By: Cindy Kolbe
It begins with an accident, an injury, and someone to blame. I fell asleep at the wheel, causing my youngest child’s C6-7 spinal cord injury.
Beth with her mother, Cindy
As a life-long advocate of people with disabilities—even before the accident—I lose myself in guilt and depression. My shy but determined teenager battles the limits of quadriplegia and carries us forward, since, between the two of us, she is the emotionally stable one. I attempt to keep up as her world resonates with fortunate accidents.
One day, a friend asked me to share what I wish I had been told at the beginning…when my daughter Beth was injured. She has C6-7 spinal cord injury which resulted in quadriplegia. My first list began with three thoughts:
Breathe deeply. Hug. Rest. Repeat.
Find a good listener. Share your feelings with someone who cares.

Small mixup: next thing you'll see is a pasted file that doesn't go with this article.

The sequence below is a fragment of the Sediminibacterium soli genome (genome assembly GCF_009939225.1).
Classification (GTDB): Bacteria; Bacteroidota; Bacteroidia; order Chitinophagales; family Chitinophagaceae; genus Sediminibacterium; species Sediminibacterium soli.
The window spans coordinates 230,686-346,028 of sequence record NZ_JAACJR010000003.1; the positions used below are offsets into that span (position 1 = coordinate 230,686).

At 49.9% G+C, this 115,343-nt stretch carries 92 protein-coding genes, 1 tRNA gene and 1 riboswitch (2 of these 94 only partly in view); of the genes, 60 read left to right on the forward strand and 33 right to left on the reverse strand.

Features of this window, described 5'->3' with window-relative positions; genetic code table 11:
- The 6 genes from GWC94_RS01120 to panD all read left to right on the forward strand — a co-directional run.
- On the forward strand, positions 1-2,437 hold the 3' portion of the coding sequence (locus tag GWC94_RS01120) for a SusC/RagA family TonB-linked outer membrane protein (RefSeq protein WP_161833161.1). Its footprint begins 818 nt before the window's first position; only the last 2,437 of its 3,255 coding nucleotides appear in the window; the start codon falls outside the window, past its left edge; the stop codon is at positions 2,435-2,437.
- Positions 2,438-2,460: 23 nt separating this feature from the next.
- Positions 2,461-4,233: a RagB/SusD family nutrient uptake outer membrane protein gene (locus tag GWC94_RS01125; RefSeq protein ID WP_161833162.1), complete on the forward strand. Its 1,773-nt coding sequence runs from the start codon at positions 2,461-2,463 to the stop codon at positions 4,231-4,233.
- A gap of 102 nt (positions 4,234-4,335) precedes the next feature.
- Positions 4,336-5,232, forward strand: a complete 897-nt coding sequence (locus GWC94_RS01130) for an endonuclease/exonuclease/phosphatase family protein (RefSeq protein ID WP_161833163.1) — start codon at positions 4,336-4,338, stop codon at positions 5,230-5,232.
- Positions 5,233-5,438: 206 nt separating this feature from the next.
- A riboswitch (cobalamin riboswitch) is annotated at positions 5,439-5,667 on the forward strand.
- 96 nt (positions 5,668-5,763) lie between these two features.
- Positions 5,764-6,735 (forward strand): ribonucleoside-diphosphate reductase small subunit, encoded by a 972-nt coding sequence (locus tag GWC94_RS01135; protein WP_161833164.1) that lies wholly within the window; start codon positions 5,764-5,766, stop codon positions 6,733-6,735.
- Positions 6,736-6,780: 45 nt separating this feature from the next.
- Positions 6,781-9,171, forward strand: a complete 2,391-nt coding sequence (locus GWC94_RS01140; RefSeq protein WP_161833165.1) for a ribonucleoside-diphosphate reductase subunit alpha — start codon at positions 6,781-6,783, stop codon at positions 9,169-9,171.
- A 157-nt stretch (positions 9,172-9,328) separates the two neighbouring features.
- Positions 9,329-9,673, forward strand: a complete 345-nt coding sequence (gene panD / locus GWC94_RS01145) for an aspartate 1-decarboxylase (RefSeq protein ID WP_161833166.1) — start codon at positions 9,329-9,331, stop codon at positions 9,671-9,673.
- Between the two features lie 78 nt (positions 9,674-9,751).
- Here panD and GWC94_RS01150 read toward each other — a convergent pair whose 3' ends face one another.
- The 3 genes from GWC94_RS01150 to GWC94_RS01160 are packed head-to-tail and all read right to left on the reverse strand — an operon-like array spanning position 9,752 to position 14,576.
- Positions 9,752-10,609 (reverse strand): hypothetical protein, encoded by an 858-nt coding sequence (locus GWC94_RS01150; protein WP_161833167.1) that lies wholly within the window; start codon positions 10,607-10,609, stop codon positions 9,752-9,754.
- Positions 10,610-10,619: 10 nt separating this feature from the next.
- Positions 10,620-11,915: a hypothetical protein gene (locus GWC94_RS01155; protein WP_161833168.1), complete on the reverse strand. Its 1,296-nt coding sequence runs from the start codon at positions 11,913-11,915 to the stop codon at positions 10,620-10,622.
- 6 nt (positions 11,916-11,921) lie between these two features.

Let other people help. Get comfortable asking for help until you are back to being the one who can give instead of receiving.
Then I had to stop writing.
I realized that I had been told these things, in one way or another. Thankfully, family and friends had rallied to support us. Even so, I didn’t sleep during the first days and was unable to talk about my feelings. I also could not ask for help. I had to rethink my list. I started over with things I had not heard soon after the accident.
1.Find the best medical options.
Begin with a top hospital. Take time to research rehab centers. For example, consider the Chicago Shriners Hospital for children up to 21 years of age for rehab (or outpatient treatment). Be where you need to be.
After intensive care, Beth transferred to a Toledo rehab center. It didn’t feel right, so we soon moved to another. The second center in Green Springs was perfect for physical therapy, but the doctors on staff had no experience with spinal cord injury. We had to wait until Beth came home to connect with great doctors. Continue reading